Oklahoma gets 600 medical marijuana dispensary applications

October 8, 2018

TULSA, Okla. (AP) — The Oklahoma Medical Marijuana Authority has received nearly 7,330 license applications for patients and 600 applications for dispensaries, signaling the potential start of a competitive marketplace with light regulations.

Oklahoma’s ratio of medical marijuana patients to dispensaries would be about 12 to 1 if each business had its application approved and managed to open, according to the state statistics released Monday.

Industry leaders disagree about whether the business landscape would be sustainable in the long run, the Tulsa World reported.

Oklahoma voters approved a state question in June to allow cannabis to be used as medicine and Bud Scott, the director of trade group New Health Solutions Oklahoma, said the market is still underdeveloped.

“We need to be careful about how our market evolves,” Scott said. “But this is what the people voted for and our Legislature decided not to take any real actions to implement control we’ve seen in other markets, so now here we are. It’s kind of survival of the fittest to see who makes it and who doesn’t.”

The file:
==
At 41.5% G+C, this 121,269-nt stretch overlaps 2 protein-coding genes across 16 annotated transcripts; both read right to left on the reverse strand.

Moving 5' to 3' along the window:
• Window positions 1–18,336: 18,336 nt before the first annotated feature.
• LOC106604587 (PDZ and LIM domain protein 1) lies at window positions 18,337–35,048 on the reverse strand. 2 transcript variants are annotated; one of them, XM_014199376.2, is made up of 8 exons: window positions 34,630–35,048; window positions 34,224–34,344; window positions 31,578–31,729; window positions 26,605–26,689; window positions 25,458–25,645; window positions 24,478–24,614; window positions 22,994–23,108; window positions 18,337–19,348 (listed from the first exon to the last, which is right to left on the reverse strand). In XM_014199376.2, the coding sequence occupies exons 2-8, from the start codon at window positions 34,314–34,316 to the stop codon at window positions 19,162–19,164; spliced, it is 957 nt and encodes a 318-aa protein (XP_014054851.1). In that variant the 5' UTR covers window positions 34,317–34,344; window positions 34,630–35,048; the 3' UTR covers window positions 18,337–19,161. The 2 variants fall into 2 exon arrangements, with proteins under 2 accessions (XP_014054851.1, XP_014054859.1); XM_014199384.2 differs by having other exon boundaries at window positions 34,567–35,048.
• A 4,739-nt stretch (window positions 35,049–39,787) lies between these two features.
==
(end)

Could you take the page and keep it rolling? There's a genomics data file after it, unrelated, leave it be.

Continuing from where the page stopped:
Scott doesn’t expect commercial license fee revenue to sustain itself at the same level each year, particularly if patient license numbers don’t meet demand. Commercial applications cost $2,500.

“I think everyone with $2,500 and the ability to buy (cannabis) should get to go into business,” said Chris Moe, who works with grassroots group Green The Vote and helped propose regulations to lawmakers this summer.

But Moe said he understands why the current law could make it difficult for businesses to make a profit. Retailers’ products will likely be on the shelves all at once, which would drive down prices, he said.

Medical trade groups, such as the Oklahoma State Medical Association and the Oklahoma Hospital Association, lobbied for a cap of 50 dispensaries statewide until patient license numbers match demand. But the state Board of Health decided not to include a dispensary limit in emergency rules approved in August, determining that the board didn’t have authority to create such a restriction.

Legislators likely won’t make any changes to the medical marijuana law until the next session, which begins in February.


Information from: Tulsa World, http://www.tulsaworld.com

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